11:11 But 1 after three and a half days a breath of life from God entered them, and they stood on their feet, and tremendous fear seized 2 those who were watching them. 11:12 Then 3 they 4 heard a loud voice from heaven saying to them: “Come up here!” So the two prophets 5 went up to heaven in a cloud while 6 their enemies stared at them. 11:13 Just then 7 a major earthquake took place and a tenth of the city collapsed; seven thousand people 8 were killed in the earthquake, and the rest were terrified and gave glory to the God of heaven.
“The kingdom of the world
has become the kingdom of our Lord
and of his Christ, 11
and he will reign for ever and ever.”
“We give you thanks, Lord God, the All-Powerful, 15
the one who is and who was,
because you have taken your great power
and begun to reign. 16
but 19 your wrath has come,
and the time has come for the dead to be judged,
and the time has come to give to your servants, 20
the prophets, their reward,
as well as to the saints
and to those who revere 21 your name, both small and great,
1 tn Here καί (kai) has been translated as “but” to indicate the contrast present in this context.
2 tn Grk “fell upon.”
3 tn Here καί (kai) has been translated as “then” to indicate the implied sequence of events within the vision.
4 tn Though the nearest antecedent to the subject of ἤκουσαν (hkousan) is the people (“those who were watching them”), it could also be (based on what immediately follows) that the two prophets are the ones who heard the voice.
5 tn Grk “they”; the referent (the two prophets) has been specified in the translation for clarity.
6 tn The conjunction καί (kai) seems to be introducing a temporal clause contemporaneous in time with the preceding clause.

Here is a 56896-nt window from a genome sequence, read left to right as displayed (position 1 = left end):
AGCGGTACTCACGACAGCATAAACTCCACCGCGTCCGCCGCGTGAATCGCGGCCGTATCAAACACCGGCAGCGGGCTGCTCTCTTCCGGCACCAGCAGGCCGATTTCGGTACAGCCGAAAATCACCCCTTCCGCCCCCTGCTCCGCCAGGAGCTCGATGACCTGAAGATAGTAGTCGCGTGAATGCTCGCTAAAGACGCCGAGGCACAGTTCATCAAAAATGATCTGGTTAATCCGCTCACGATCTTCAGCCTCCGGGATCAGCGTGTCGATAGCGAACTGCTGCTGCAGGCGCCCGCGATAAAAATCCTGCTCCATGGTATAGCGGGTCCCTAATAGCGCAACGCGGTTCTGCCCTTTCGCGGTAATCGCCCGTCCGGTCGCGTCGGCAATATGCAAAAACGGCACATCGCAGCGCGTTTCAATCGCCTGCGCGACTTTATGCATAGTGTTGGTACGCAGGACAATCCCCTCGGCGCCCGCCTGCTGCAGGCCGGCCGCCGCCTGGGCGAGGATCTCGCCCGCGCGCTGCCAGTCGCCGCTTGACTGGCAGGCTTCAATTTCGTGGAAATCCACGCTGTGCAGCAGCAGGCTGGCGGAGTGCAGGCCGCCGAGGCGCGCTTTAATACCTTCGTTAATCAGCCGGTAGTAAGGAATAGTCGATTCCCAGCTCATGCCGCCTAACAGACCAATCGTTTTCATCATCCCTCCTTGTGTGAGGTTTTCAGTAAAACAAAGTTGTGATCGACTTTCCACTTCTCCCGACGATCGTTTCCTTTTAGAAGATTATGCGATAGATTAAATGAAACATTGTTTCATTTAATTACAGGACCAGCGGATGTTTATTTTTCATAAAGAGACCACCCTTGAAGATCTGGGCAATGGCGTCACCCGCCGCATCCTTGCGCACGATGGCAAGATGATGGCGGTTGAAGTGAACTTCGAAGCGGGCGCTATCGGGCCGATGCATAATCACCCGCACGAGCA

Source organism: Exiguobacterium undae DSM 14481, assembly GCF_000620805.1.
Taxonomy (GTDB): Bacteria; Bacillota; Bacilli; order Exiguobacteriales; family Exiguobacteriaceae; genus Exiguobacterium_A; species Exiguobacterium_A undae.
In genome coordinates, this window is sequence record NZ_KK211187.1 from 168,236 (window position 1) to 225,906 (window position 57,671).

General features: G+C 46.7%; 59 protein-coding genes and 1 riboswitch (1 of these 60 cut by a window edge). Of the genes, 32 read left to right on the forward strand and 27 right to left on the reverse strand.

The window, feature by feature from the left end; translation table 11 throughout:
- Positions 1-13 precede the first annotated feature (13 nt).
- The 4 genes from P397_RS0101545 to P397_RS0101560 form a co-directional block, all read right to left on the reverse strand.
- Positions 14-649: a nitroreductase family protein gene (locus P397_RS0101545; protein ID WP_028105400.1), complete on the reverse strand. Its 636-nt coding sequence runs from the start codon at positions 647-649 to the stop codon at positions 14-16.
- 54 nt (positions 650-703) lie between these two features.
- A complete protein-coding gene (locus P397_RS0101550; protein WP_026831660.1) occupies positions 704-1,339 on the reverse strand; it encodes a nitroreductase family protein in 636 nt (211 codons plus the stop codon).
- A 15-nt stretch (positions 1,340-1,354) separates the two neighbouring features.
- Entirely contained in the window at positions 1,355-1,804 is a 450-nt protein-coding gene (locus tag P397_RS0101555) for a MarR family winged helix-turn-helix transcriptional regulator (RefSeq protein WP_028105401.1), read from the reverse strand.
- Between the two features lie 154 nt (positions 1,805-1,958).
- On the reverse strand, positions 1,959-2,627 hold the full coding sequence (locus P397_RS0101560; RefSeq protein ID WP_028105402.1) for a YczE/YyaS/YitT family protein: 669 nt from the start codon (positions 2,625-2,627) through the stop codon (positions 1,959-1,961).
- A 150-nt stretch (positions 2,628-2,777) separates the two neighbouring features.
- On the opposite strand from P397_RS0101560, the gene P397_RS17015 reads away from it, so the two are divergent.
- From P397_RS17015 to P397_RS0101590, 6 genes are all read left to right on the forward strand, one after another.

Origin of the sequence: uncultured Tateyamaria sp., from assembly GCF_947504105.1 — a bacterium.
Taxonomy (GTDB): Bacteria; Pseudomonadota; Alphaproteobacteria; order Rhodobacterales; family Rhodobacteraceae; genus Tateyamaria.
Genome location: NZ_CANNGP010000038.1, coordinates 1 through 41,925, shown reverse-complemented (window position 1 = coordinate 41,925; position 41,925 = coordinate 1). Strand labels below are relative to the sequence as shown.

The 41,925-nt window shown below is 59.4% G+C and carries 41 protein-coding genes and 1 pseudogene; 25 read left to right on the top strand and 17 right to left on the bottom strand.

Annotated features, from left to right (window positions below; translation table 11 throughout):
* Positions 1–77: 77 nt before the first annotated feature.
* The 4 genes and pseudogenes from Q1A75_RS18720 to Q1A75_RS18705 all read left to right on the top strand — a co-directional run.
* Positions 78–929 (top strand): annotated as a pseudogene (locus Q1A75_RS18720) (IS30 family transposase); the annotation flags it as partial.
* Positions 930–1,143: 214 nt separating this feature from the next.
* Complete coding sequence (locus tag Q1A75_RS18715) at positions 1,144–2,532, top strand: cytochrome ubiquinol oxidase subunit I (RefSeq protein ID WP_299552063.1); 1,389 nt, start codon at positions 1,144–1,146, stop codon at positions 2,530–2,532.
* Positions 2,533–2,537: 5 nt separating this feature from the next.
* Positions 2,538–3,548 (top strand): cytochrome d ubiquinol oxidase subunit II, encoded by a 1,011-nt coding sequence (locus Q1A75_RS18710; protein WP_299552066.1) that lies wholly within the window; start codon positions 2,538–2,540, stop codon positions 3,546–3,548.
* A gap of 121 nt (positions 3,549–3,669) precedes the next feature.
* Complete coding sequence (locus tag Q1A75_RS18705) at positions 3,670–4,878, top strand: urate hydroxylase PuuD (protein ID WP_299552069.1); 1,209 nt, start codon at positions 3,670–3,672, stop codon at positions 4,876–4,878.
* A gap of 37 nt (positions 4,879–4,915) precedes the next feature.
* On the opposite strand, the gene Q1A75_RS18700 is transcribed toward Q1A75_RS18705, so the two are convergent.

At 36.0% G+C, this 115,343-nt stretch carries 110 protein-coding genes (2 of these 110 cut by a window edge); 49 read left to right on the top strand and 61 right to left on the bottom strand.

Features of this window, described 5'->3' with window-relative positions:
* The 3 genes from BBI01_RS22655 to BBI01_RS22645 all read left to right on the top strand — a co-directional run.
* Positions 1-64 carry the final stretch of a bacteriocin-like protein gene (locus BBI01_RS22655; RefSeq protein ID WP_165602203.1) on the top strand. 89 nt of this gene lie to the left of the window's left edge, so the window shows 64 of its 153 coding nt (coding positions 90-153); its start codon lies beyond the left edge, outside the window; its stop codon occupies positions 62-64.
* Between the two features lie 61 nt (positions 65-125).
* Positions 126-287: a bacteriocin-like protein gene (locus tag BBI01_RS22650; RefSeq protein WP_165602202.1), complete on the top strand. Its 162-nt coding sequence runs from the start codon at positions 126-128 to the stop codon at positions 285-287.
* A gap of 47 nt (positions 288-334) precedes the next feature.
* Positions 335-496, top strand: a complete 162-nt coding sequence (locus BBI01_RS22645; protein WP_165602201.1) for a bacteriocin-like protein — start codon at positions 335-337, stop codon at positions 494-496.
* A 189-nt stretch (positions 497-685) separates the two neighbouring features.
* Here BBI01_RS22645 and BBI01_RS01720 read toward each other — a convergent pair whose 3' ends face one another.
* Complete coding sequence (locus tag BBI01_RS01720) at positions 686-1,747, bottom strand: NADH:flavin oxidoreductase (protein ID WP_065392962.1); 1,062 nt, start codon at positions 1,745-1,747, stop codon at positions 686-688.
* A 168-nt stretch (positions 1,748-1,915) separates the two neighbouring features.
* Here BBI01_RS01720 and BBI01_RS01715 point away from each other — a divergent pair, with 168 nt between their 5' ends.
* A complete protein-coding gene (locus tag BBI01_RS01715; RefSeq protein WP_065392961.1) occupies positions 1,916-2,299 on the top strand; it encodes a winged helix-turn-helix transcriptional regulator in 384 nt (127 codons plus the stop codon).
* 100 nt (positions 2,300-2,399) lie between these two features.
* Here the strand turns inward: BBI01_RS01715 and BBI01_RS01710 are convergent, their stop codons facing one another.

7 tn Here καί (kai) has not been translated because of differences between Greek and English style.
8 tn Grk “seven thousand names of men.”
9 tn Grk “has passed.”
10 tn Here καί (kai) has been translated as “then” to indicate the implied sequence of events within the vision.
11 tn Or “Messiah”; both “Christ” (Greek) and “Messiah” (Hebrew and Aramaic) mean “one who has been anointed.”
12 tn Here καί (kai) has been translated as “then” to indicate the implied sequence of events within the vision.
13 tn Grk “they fell down on their faces.” BDAG 815 s.v. πίπτω 1.b.α.ב. has “fall down, throw oneself to the ground as a sign of devotion or humility, before high-ranking persons or divine beings.”
14 tn Grk “saying.”
16 tn The aorist verb ἐβασίλευσας (ebasileusa") has been translated ingressively.
17 tn Here καί (kai) has not been translated because of differences between Greek and English style.
18 tn Or “The Gentiles” (the same Greek word may be translated “Gentiles” or “nations”).
19 tn Here καί (kai) has been translated as “but” to indicate the contrast present in this context.
21 tn Grk “who fear.”
22 tn The words “the time has come” do not occur except at the beginning of the verse; the phrase has been repeated for emphasis and contrast. The Greek has one finite verb (“has come”) with a compound subject (“your wrath,” “the time”), followed by three infinitive clauses (“to be judged,” “to give,” “to destroy”). The rhetorical power of the repetition of the finite verb in English thus emulates the rhetorical power of its lone instance in Greek.
23 tn Or “who deprave.” There is a possible wordplay here on two meanings for διαφθείρω (diafqeirw), with the first meaning “destroy” and the second meaning either “to ruin” or “to make morally corrupt.” See L&N 20.40.